As the clock ticks down to Grand National Day (tomorrow, Saturday April 10th 2010) bookies and punters will be anxiously watching. The bookies will be hoping for a non-repeat of last year’s result when rank outside Mon Mome romped home 12 lengths ahead of the field. The punters however will be eager to see a big payout. From even before starter’s orders to the first hoof over the finish line, anything could happen.
2009’s Grand National
saw two false starts and a total outsider, Mon Mome – ranked 100/1 – claim the glory, winning one of the most anticipated events in racing’s calendar.
Known for its challenging four and a half miles over 30 fences, you can never be sure what to expect from a National. Whether it’s two finishers from a field of up to 40 (as happened in 1928) or a rank outsider galloping home to victory, you never can tell.
Mon Mome, ridden by Laim Treadwell, streaked home lengths ahead of 2008’s winner Comply or Die (14/1), My Will (8/1) and State of Play (14/1), making trainer Venetia Williams the second woman to train a National winner after Jenny Pitman
Since the first official race in 1836, there have only been four other rank-outsiders to have come home ahead of the rest of the field – Tipperary Tim (1928), Gregalach (1929), Caughoo (1947) and Foinavon (1967).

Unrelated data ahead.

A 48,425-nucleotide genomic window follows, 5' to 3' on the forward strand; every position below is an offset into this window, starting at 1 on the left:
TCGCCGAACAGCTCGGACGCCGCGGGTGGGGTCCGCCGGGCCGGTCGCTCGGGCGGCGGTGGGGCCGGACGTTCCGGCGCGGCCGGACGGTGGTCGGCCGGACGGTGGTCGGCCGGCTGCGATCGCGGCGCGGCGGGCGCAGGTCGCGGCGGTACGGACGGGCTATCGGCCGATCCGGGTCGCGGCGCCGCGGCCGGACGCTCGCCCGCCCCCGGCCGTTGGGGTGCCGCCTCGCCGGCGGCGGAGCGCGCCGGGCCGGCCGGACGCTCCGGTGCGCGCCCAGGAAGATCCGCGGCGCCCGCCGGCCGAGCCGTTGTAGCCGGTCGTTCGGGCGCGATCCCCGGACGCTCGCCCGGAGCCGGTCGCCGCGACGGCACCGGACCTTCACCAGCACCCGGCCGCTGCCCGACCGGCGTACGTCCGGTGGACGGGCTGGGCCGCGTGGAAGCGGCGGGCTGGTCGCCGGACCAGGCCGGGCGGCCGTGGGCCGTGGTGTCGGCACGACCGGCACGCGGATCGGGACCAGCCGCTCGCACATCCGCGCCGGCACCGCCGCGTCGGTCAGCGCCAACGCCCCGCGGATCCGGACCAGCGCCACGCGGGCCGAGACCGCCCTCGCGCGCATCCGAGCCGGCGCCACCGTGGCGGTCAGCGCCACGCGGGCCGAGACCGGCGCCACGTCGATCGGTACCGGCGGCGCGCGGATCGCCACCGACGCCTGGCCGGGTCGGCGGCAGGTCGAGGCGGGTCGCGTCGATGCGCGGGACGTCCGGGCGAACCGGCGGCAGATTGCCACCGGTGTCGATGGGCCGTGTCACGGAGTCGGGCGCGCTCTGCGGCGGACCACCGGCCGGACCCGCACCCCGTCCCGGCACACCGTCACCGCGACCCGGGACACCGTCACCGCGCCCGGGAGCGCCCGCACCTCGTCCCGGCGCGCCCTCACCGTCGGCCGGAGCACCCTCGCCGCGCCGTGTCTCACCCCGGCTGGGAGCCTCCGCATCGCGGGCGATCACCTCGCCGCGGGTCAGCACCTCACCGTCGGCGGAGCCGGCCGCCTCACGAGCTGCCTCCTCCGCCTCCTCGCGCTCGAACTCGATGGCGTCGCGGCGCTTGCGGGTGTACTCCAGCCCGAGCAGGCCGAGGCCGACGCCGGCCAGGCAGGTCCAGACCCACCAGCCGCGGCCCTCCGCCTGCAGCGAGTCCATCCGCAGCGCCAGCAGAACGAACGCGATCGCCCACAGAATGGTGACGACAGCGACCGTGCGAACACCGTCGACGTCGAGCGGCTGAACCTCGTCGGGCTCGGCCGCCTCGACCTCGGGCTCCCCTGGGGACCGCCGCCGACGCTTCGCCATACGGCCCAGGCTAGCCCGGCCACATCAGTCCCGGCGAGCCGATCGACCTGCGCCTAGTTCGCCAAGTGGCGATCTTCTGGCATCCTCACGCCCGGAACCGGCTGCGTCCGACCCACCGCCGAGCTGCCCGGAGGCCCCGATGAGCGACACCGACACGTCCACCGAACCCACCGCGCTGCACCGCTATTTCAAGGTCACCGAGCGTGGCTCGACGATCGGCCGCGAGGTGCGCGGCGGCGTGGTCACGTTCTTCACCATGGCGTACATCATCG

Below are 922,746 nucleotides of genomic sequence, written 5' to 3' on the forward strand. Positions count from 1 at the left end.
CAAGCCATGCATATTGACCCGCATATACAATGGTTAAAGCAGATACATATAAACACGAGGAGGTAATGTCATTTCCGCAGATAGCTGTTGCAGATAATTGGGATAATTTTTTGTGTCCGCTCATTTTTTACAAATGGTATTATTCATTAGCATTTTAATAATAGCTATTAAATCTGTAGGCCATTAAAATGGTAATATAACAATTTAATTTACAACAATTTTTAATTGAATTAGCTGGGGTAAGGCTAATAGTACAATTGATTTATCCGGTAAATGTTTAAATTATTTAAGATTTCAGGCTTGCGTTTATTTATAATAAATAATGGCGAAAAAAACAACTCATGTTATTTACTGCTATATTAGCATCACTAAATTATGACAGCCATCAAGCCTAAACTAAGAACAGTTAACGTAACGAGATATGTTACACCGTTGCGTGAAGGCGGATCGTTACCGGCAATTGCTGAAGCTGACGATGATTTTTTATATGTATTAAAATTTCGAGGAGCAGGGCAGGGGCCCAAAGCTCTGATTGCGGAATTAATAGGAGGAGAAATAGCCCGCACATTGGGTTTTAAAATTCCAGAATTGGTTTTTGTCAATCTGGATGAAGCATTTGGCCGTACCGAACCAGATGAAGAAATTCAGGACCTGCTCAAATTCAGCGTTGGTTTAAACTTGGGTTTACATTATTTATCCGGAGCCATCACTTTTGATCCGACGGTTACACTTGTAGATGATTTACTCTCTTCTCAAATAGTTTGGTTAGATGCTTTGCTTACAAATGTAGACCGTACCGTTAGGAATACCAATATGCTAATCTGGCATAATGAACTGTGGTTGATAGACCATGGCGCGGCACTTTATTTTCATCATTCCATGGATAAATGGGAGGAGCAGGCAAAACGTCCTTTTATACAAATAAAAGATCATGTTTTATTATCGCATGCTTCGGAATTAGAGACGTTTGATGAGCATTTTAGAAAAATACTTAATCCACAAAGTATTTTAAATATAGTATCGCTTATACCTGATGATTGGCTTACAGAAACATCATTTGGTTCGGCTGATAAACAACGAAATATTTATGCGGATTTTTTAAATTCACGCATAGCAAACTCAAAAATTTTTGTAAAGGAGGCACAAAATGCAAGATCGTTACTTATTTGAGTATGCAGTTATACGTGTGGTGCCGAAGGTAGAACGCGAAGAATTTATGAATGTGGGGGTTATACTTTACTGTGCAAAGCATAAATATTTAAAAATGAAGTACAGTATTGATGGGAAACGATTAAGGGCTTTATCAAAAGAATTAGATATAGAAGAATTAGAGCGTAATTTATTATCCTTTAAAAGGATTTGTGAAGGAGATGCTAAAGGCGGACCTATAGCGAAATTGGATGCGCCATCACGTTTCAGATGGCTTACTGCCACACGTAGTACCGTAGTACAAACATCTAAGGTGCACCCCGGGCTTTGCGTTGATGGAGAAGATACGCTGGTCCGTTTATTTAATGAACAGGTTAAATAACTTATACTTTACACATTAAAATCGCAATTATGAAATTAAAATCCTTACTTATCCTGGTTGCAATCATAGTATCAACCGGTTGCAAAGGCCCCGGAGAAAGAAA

This year, Mon Mome, ridden by Aidan Coleman is ranked at 12-1 (Ladbrokes’ odds on Friday 9th). If he manages to claim the coveted racing title in 2010 he will be the first horse to win back-to-back Nationals since Red Rum.
Check any of the racing tips websites or papers and no one’s confidently predicting a winner, let alone a Mon Mome double. The field of 40, plus four reserves, includes horses young and old, some making their National debut (The Package) while some are old-hands or previous winners.
Tomorrow could be anyone’s race. That’s what makes the Grand National an amazing event. In the few minutes it takes for the field to clear 30 fences absolutely anything could happen. As the horses and jockeys get under starter’s orders tomorrow, prepare to be on the edge of your seat, tentatively watching your TV or listening to your radio. Whether you like horse racing or not, this has the potential to be ten of the most exhilarating minutes of your life.